14 November 2017
Compulsory Sight Tests Could Stop Drivers in Their Tracks
Drivers should be forced to take an eye test every ten years, leading experts have said.
The Association of Optometrists (AoP) warned that current British laws regarding vision requirements for drivers were insufficient.
They are among the most relaxed in Europe and involve no mandatory eye exam, apart from the requirement to read a number plate on a parked vehicle during the practical driving test, which many take as a teenager.
Drivers have to renew their licence when they get to 70 and then every three years after that. However, this only involves filling in a form declaring they are fit to drive and that their health and vision does not stop them from driving safely.
Nine out of ten optometrists believe the current rules do not go far enough and one in three say they have seen patients in the last month who continue to drive with vision below the legal standard, the AoP said. Based on this figure it is estimated that around one million people could be driving despite not meeting the legal minimum standards.
A separate poll of more than 2,000 road users found that 30 per cent had driven despite doubting the standard of their eyesight and only 40 per cent said they would stop driving if they were told their vision was below the legal standard for driving. A quarter said they have delayed getting their eyes checked despite suspecting their sight had deteriorated.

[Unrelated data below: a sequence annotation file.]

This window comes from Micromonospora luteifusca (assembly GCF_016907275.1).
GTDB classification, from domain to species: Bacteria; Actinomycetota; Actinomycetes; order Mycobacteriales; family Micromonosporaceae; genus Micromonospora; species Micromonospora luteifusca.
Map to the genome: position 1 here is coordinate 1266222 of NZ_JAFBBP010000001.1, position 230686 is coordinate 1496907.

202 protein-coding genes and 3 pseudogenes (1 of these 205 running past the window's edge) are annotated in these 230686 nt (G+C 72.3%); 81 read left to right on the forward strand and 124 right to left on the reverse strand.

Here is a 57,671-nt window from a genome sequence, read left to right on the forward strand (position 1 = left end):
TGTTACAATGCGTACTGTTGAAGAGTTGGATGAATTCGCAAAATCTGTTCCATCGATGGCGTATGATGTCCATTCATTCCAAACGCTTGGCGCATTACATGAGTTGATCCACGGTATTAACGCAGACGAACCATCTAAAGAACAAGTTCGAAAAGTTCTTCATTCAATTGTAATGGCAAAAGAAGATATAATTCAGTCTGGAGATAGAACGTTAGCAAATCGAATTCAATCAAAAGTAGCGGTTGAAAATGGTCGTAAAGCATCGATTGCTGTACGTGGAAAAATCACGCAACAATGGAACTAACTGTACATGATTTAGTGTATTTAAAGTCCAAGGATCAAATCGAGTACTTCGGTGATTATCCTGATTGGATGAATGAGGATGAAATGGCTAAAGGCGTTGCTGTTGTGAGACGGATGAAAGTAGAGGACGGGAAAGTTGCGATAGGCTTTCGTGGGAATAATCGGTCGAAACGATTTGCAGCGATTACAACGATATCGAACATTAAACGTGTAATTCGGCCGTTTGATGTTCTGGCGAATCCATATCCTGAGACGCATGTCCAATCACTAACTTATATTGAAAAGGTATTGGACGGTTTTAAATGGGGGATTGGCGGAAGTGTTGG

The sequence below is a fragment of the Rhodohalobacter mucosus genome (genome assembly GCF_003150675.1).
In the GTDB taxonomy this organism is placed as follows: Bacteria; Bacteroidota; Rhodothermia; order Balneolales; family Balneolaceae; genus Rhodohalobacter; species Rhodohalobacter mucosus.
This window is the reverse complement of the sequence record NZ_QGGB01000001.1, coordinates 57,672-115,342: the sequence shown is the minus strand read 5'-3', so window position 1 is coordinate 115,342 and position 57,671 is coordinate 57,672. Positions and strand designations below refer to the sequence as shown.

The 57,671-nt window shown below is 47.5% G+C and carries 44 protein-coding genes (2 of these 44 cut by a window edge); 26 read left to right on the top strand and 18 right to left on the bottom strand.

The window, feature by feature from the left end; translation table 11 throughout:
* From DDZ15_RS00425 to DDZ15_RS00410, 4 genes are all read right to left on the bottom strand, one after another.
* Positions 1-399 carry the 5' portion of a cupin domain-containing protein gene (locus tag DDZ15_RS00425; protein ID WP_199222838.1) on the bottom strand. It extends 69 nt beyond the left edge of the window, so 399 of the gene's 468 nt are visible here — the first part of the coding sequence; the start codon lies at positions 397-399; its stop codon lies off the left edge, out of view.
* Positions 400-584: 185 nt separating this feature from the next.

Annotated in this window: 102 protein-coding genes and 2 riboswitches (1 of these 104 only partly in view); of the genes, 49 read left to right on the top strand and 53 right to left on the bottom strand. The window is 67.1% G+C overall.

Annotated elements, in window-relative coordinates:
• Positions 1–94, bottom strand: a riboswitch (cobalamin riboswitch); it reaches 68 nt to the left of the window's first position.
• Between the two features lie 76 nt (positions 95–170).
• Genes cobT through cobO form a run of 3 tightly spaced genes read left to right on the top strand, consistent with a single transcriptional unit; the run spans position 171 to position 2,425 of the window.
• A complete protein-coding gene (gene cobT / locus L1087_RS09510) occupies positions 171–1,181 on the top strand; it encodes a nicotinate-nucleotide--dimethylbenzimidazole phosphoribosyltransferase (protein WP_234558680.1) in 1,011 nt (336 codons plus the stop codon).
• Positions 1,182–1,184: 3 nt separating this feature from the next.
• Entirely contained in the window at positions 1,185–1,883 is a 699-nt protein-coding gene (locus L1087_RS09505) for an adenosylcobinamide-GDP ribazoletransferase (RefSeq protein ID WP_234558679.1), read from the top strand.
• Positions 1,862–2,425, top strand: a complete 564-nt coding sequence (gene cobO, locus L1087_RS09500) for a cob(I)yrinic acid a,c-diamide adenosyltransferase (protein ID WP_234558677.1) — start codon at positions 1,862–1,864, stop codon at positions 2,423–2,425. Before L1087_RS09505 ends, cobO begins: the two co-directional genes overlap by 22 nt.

Calls for compulsory sight tests are something Richard Langton, specialist serious injury lawyer at Slater and Gordon, in Birmingham, wholeheartedly supports.
Indeed, earlier this year Richard called for a law to be created requiring any medical professional aware of a person’s inability to drive safely to report them to the DVLA so that their licence is withdrawn.
He made the plea for ‘Poppy’s Law’ along with the family of Poppy-Arabella Clark who was killed by a pensioner who had been told to stop driving because of poor eyesight.
He said: “Medical professionals tell people they are not fit to drive but whether that person actually notifies the DVLA is really up to them.
“This could and does end in fatalities as we saw in the tragic case of three year old Poppy-Arabella. I’d support any measure that is taken to stop people driving when they’re unfit to do so and mandatory sight tests is a real step in the right direction to keep people safe on our roads.”